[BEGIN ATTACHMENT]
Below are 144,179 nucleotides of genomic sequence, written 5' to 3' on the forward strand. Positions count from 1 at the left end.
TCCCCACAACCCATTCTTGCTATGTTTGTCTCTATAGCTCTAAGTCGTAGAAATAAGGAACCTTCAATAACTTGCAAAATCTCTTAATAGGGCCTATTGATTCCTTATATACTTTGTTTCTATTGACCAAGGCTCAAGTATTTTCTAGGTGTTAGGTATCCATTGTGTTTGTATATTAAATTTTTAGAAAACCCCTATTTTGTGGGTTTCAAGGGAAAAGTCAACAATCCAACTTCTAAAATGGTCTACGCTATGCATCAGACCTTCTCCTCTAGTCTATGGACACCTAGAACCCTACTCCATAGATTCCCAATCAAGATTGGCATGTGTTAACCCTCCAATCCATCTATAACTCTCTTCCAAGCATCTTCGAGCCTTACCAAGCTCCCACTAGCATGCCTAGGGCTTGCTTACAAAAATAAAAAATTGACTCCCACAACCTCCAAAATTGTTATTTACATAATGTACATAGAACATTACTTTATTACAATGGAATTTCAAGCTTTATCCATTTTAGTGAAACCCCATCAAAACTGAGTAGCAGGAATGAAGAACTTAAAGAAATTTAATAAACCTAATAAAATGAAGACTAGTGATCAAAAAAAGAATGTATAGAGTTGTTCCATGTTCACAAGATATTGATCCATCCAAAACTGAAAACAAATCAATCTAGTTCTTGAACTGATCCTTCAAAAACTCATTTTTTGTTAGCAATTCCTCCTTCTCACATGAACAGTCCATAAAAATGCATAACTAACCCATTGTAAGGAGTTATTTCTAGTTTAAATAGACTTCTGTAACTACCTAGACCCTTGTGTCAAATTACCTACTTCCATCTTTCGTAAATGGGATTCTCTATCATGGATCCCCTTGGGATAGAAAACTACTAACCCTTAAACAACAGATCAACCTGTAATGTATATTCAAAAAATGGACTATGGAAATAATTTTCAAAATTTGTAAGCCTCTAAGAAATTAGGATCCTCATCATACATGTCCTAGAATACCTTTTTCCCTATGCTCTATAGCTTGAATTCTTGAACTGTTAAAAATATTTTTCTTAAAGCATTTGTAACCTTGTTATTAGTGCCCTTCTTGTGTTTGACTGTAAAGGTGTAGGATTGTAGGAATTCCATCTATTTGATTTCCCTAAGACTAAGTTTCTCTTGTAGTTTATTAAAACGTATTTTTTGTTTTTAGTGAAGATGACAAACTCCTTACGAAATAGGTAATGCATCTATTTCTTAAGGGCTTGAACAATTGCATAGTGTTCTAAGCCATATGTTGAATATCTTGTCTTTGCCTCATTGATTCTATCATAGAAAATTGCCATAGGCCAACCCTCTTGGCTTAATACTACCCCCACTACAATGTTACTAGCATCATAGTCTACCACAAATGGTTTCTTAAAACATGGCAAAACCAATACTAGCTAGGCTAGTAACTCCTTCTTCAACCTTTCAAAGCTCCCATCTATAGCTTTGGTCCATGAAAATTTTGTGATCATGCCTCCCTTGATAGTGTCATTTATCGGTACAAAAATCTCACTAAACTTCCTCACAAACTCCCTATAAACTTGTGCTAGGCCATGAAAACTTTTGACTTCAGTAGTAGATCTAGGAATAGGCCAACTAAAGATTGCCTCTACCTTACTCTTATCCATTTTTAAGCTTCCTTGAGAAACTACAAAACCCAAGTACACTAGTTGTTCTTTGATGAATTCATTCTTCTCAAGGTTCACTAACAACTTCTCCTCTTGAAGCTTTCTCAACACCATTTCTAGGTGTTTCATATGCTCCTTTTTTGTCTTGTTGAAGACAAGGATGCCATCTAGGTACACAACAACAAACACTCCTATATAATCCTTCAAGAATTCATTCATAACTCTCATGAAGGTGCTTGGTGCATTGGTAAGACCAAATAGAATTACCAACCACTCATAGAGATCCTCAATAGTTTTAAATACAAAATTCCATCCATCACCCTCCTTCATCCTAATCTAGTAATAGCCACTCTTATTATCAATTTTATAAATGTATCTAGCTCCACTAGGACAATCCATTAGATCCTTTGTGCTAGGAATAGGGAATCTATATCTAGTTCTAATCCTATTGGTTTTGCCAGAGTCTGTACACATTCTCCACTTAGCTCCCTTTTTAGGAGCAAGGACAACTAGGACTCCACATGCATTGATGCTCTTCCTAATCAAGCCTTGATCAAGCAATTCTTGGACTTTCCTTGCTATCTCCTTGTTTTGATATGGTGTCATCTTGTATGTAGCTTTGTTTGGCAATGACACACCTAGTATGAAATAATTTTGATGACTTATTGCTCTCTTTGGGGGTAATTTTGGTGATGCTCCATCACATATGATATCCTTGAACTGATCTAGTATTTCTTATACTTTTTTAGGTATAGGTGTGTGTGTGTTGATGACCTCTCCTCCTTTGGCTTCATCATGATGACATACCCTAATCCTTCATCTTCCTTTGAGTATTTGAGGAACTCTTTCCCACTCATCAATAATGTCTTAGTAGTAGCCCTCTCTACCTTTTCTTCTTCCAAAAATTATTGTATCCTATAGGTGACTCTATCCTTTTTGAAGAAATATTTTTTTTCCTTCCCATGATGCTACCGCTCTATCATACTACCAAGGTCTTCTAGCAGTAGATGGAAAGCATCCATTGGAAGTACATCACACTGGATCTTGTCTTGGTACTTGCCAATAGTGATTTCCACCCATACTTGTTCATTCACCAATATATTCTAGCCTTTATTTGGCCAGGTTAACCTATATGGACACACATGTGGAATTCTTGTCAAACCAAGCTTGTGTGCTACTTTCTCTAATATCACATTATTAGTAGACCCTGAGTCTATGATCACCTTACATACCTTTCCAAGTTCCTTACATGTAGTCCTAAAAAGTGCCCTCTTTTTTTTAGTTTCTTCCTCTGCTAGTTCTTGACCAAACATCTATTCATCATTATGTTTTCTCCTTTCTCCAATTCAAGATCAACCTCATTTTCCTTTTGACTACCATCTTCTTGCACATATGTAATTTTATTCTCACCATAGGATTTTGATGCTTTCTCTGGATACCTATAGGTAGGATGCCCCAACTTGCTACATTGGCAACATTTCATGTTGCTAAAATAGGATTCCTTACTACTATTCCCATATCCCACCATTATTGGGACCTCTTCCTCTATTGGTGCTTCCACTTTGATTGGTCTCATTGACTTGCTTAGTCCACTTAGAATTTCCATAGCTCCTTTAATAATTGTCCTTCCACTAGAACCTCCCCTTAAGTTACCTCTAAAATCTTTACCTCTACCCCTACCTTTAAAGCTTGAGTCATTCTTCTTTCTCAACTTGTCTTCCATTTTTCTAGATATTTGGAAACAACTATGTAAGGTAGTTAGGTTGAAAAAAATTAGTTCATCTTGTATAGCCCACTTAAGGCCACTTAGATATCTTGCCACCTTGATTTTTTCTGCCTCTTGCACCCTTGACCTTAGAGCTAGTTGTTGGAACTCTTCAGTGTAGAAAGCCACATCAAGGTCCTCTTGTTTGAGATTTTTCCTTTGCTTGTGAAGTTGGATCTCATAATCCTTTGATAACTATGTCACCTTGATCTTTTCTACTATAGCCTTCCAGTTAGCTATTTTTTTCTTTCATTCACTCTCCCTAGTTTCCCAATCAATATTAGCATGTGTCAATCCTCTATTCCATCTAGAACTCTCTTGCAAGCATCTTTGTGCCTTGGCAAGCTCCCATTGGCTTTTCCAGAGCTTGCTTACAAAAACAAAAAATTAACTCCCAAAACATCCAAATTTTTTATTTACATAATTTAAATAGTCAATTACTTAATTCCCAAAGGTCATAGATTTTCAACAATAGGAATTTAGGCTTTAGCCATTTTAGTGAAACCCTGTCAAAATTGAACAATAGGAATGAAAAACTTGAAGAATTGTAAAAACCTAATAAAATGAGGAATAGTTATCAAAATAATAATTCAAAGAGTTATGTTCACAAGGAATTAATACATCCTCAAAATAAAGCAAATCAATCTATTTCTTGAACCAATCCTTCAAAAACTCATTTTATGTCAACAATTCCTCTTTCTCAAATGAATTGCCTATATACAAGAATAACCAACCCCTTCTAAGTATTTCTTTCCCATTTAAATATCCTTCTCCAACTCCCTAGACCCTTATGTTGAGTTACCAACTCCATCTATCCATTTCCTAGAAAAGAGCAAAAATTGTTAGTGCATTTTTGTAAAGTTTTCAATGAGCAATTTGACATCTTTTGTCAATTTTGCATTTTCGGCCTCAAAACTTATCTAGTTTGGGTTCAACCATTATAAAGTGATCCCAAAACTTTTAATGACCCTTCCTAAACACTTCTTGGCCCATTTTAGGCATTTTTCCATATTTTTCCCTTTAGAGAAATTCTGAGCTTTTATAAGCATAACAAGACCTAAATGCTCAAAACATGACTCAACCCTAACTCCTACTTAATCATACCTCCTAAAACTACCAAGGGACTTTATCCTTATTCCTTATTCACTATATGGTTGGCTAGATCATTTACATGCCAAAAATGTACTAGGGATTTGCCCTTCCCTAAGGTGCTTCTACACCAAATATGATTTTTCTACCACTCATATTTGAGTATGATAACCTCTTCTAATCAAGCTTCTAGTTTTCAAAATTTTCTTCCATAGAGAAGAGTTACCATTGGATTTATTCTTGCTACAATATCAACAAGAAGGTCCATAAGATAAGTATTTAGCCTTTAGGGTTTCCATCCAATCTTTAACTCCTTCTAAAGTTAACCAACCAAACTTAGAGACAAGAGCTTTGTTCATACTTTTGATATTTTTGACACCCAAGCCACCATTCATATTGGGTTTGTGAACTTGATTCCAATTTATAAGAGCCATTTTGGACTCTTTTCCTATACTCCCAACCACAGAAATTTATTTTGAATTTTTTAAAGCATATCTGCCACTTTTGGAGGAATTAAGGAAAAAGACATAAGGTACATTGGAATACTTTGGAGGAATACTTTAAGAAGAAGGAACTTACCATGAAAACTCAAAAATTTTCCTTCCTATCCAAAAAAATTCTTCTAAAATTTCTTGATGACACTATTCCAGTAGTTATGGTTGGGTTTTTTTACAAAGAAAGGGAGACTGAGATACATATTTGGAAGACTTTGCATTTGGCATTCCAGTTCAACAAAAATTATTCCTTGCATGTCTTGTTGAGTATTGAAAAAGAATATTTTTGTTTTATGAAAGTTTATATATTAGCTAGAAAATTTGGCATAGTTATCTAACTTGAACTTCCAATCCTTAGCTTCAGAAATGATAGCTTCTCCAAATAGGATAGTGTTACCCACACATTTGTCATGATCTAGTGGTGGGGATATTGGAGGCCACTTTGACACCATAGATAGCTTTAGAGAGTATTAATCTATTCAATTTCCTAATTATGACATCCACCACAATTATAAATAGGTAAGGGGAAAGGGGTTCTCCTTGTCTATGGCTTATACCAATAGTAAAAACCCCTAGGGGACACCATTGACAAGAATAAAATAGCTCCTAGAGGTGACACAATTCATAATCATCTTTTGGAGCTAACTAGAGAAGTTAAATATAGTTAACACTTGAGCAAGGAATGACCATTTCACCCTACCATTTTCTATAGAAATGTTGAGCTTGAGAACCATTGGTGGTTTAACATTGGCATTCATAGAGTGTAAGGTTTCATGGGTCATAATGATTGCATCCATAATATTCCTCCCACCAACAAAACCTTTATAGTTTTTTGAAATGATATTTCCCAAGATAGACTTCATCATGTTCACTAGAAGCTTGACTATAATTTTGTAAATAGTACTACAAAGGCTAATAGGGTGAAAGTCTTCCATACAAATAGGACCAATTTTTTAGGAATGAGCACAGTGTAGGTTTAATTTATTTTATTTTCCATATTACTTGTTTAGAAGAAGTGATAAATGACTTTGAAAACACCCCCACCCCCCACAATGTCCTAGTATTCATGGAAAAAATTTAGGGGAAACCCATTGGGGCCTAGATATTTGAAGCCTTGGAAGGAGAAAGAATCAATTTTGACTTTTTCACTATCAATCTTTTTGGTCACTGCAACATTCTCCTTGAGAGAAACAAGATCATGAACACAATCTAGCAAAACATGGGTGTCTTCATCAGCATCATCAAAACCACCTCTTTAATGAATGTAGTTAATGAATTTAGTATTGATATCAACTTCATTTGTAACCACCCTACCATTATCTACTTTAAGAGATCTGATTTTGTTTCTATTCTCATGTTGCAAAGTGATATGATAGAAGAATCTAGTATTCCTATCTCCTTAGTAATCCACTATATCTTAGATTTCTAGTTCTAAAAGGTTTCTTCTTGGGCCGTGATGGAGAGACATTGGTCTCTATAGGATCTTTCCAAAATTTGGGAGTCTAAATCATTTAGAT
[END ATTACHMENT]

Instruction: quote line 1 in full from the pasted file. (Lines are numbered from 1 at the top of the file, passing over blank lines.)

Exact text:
Below are 144,179 nucleotides of genomic sequence, written 5' to 3' on the forward strand. Positions count from 1 at the left end.